Posted: April 16, 2020
Census records prior to 1870 are often the only written record of the enslaved. Scant notations in census slave schedules provide the sex and age of the enslaved and more detail-oriented census enumerators included the names of the enslaved individuals, which were often changed. Families generally were not listed together.
Research into the lives of the enslaved at the Aiken-Rhett House was boosted by an 1874 petition by William Aiken housed in the archives of The Charleston Museum. The petition lists the enslaved once owned by Governor Aiken and reads,” That this (illeg) was further the owner in like manner of the following slaves, who were of his household and in and about his family Tom & Ann Greggs and her son Henry Greggs, Sambo and his wife Dorcas Richardson and her children, Charles, Rachel, Victoria, Elizabeth and Julia. Charles Jackson and Anthony Barnwell, and two carpenters, Will and Jacob…that those about his person and in his family were very valuable from their peculiar qualities as attendants in the service of his house and establishment and two were valuable carpenters.”
This petition was then compared with a September 15, 1846 Deed of Trust between Harriett Lowndes Aiken and her husband William Aiken, Jr., which lists the slaves William, Ducah, Judy, Andrew, Molly, Ann, Hetty, Thomas, Phoebe Ann, Elizabeth, Henry, Sambo, Dorcas, Phyllis, Rachel, Victoria, Eliza, Betsy and Elijah. Although the names of the household enslaved were known, little was known about them as individuals nor the positions they held in the household. Researchers turned to census records to cast some light on their lives as individuals.
Dorcas Richardson’s Story
Dorcas Richardson came to the Aiken family though the marriage of Harriett Lowndes to William Aiken, Jr. From the 1870 census, we know that she was a born in 1821 and was mulatto. Subsequent census records of Dorcas and of her children reveal that she was only 11 years old when she bore her first child.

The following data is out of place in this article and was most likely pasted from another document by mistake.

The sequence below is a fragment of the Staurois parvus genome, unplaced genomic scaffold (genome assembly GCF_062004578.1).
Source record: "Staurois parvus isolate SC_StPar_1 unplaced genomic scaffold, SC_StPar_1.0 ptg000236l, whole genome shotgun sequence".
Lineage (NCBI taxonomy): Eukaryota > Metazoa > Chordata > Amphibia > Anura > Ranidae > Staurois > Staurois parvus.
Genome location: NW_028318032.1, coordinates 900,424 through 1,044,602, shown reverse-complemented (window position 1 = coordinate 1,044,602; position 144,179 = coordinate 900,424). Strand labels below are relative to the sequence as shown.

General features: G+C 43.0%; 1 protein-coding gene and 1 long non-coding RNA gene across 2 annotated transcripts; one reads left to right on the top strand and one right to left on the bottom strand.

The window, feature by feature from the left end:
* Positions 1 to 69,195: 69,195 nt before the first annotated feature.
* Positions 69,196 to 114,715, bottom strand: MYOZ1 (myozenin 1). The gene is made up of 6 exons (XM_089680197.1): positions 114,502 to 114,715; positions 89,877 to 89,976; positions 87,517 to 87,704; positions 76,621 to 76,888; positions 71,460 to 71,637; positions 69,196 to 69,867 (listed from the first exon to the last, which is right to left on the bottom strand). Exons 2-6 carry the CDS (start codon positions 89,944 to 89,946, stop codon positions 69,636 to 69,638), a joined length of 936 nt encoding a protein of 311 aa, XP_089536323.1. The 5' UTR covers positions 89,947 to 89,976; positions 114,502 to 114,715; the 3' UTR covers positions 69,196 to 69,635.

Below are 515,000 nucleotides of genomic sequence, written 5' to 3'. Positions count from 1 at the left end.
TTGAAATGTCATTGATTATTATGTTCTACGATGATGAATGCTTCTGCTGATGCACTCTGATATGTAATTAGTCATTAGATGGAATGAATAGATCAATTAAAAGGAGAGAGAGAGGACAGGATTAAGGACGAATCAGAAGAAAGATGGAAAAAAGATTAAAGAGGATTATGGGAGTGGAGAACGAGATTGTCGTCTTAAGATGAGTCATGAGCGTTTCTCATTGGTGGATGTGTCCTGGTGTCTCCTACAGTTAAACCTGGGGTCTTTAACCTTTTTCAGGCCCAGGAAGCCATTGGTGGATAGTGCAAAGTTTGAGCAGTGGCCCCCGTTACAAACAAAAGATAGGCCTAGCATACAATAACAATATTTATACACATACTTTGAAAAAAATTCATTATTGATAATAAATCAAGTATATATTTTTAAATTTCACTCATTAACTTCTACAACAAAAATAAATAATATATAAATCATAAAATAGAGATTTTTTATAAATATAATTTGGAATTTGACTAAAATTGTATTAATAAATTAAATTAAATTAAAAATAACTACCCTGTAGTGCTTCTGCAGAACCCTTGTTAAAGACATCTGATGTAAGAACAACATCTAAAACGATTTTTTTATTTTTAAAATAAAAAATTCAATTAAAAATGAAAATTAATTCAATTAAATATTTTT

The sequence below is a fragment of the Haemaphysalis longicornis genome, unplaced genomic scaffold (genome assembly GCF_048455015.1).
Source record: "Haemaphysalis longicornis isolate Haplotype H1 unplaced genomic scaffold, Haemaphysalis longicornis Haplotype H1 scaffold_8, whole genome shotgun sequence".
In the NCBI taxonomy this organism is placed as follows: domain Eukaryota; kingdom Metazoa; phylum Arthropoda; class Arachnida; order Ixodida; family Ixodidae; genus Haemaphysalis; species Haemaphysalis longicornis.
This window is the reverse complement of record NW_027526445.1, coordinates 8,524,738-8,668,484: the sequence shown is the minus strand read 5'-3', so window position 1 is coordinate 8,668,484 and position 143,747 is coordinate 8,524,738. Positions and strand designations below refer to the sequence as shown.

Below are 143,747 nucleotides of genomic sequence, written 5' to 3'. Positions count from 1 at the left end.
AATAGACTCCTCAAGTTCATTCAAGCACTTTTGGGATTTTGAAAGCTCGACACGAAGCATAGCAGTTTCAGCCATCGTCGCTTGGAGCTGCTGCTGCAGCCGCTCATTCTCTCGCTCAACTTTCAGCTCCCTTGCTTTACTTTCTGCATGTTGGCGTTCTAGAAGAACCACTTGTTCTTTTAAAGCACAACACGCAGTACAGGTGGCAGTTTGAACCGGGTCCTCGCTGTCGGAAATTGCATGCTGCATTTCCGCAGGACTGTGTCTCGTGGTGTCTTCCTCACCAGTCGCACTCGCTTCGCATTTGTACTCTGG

It is assumed that Dorcas served as an enslaved ladies maid to Harriett Aiken or to her daughter, Henrietta. Had she been a laundress or a cook, she likely would have continued as such once emancipated. Later census records portray Dorcas as a woman of intelligence, aptitude and ambition. As a free woman, Dorcas is found in census records listed as the matron of the Colonel Shaw Colored Orphan Asylum, founded in April of 1865. She later opened bank accounts for herself and for her children as well as for many other emancipated slaves. Her signature on these documents reveal she was literate – quite surprising as she had lived most of her live under slavery where it was illegal for the enslaved to learn to read and write.
In the 1880 census, a notation is made that Dorcas “keeps store.” Additional research shows that she had opened her own fruit store in Charleston in the 1870s. By 1880, we know from the census records that Dorcas was widowed and that her son Charles Richardson lived next door.
To learn more about the lives of the enslaved at the Aiken-Rhett House, download our free app or take the web-based tour of the house at www.historiccharleston.org/app.